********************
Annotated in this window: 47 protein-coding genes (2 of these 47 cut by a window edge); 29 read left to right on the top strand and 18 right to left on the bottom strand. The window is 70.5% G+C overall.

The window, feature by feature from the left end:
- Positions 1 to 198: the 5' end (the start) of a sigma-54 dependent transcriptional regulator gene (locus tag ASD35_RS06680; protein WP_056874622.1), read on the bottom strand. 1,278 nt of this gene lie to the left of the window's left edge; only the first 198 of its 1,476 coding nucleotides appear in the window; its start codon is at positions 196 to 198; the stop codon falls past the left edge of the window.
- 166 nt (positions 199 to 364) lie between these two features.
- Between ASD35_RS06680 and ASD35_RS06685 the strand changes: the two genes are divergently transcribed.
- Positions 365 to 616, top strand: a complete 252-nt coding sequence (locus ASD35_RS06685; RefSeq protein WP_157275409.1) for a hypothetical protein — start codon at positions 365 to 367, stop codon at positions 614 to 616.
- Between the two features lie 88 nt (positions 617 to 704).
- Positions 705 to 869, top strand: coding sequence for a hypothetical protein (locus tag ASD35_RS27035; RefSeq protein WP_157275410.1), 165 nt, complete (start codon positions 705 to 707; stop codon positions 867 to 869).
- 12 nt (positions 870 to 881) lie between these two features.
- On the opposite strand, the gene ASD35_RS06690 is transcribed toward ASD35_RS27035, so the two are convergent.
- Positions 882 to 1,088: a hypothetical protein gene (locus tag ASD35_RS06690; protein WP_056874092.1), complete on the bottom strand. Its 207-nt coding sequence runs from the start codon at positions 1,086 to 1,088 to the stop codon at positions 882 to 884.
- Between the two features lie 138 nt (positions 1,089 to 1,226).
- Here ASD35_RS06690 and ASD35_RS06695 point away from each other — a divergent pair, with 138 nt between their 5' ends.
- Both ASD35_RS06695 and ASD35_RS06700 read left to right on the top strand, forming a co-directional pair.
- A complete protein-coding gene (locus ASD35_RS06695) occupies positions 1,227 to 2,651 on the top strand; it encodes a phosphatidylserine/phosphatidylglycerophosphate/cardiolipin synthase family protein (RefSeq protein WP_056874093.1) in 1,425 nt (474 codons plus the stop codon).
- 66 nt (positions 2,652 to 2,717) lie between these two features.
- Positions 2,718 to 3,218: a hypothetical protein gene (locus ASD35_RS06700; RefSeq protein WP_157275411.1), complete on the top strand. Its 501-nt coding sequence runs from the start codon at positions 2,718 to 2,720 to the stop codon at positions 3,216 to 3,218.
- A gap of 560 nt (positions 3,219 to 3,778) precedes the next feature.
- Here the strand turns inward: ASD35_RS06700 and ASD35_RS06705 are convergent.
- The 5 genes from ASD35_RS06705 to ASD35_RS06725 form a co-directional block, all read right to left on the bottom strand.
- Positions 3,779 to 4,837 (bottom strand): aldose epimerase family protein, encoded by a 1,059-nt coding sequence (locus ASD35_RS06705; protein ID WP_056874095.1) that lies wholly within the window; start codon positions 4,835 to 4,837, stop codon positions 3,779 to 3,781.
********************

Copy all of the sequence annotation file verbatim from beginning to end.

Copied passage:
Annotated in this window: 47 protein-coding genes (2 of these 47 cut by a window edge); 29 read left to right on the top strand and 18 right to left on the bottom strand. The window is 70.5% G+C overall.

The window, feature by feature from the left end:
- Positions 1 to 198: the 5' end (the start) of a sigma-54 dependent transcriptional regulator gene (locus tag ASD35_RS06680; protein WP_056874622.1), read on the bottom strand. 1,278 nt of this gene lie to the left of the window's left edge; only the first 198 of its 1,476 coding nucleotides appear in the window; its start codon is at positions 196 to 198; the stop codon falls past the left edge of the window.
- 166 nt (positions 199 to 364) lie between these two features.
- Between ASD35_RS06680 and ASD35_RS06685 the strand changes: the two genes are divergently transcribed.
- Positions 365 to 616, top strand: a complete 252-nt coding sequence (locus ASD35_RS06685; RefSeq protein WP_157275409.1) for a hypothetical protein — start codon at positions 365 to 367, stop codon at positions 614 to 616.
- Between the two features lie 88 nt (positions 617 to 704).
- Positions 705 to 869, top strand: coding sequence for a hypothetical protein (locus tag ASD35_RS27035; RefSeq protein WP_157275410.1), 165 nt, complete (start codon positions 705 to 707; stop codon positions 867 to 869).
- 12 nt (positions 870 to 881) lie between these two features.
- On the opposite strand, the gene ASD35_RS06690 is transcribed toward ASD35_RS27035, so the two are convergent.
- Positions 882 to 1,088: a hypothetical protein gene (locus tag ASD35_RS06690; protein WP_056874092.1), complete on the bottom strand. Its 207-nt coding sequence runs from the start codon at positions 1,086 to 1,088 to the stop codon at positions 882 to 884.
- Between the two features lie 138 nt (positions 1,089 to 1,226).
- Here ASD35_RS06690 and ASD35_RS06695 point away from each other — a divergent pair, with 138 nt between their 5' ends.
- Both ASD35_RS06695 and ASD35_RS06700 read left to right on the top strand, forming a co-directional pair.
- A complete protein-coding gene (locus ASD35_RS06695) occupies positions 1,227 to 2,651 on the top strand; it encodes a phosphatidylserine/phosphatidylglycerophosphate/cardiolipin synthase family protein (RefSeq protein WP_056874093.1) in 1,425 nt (474 codons plus the stop codon).
- 66 nt (positions 2,652 to 2,717) lie between these two features.
- Positions 2,718 to 3,218: a hypothetical protein gene (locus ASD35_RS06700; RefSeq protein WP_157275411.1), complete on the top strand. Its 501-nt coding sequence runs from the start codon at positions 2,718 to 2,720 to the stop codon at positions 3,216 to 3,218.
- A gap of 560 nt (positions 3,219 to 3,778) precedes the next feature.
- Here the strand turns inward: ASD35_RS06700 and ASD35_RS06705 are convergent.
- The 5 genes from ASD35_RS06705 to ASD35_RS06725 form a co-directional block, all read right to left on the bottom strand.
- Positions 3,779 to 4,837 (bottom strand): aldose epimerase family protein, encoded by a 1,059-nt coding sequence (locus ASD35_RS06705; protein ID WP_056874095.1) that lies wholly within the window; start codon positions 4,835 to 4,837, stop codon positions 3,779 to 3,781.